It looks like the flow would just go from supply to return without blending the entire tank, short cycling through the core of the tank? It is tough to make a tank be an ideal buffer and a separator, sometimes.



    Look at a chilled water buffer tank, for example, and they often have a vertical baffle to assure the entire tank is used. But with only one in and out port it would not be suitable for separation.



    As a separator you sometimes get flow directly across if both sides have the same GPM, not much buffering until the load drops off. Or you may want to blend the return to a condensing boiler as low as possible.



    You can calculate that "mixed temperatures" but it will change when flow rates change as zones open and close. So there are some trade-offs.



    One of 3 conditions is present in a multi (four or more) port tank or separator;



    equal flow in boiler and distribution circuits

    flow in boiler greater than distribution

    flow in distribution greater than boiler



    Every condition has different, but calculate-able results.



    I have seen exotic Euro tanks that have an active, external pumped, v/s system to constantly adjust the tanks functions and blending. Possibly a bit to complicated and expensive.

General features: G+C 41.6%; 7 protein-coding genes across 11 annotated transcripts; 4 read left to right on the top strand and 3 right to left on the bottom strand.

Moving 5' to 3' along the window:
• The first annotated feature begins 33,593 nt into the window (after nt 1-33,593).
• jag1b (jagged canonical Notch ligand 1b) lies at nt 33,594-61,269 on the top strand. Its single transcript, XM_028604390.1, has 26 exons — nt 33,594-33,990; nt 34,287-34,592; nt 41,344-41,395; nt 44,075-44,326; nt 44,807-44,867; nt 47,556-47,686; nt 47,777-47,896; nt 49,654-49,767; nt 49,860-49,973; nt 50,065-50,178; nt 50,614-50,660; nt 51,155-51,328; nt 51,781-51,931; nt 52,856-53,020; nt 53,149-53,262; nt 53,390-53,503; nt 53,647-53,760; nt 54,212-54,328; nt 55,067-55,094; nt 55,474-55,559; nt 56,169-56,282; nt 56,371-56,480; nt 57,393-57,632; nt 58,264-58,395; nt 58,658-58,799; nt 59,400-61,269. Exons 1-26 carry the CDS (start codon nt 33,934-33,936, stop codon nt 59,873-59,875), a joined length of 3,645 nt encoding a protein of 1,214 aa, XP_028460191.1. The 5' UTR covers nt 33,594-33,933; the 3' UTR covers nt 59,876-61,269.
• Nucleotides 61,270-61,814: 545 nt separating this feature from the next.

The mixed temperature formula you would use for P/S is the same formula you use for separator calcs,



    This link has some good number crunching formulas. Idronics 15, due this fall will look at separation again after 10 or so years worth of experience in separator use in America.





    http://www.caleffi.com/sites/default/files/coll_attach_file/idronics_1.pdf
    Bob "hot rod" Rohr
    trainer for Caleffi NA
    Living the hydronic dream
  • optimist55116
    optimist55116 Member Posts: 12
    Thanks hot rod

    i wrote a nice long reply last night, but it seems to have gone into the ethers, It never made it here.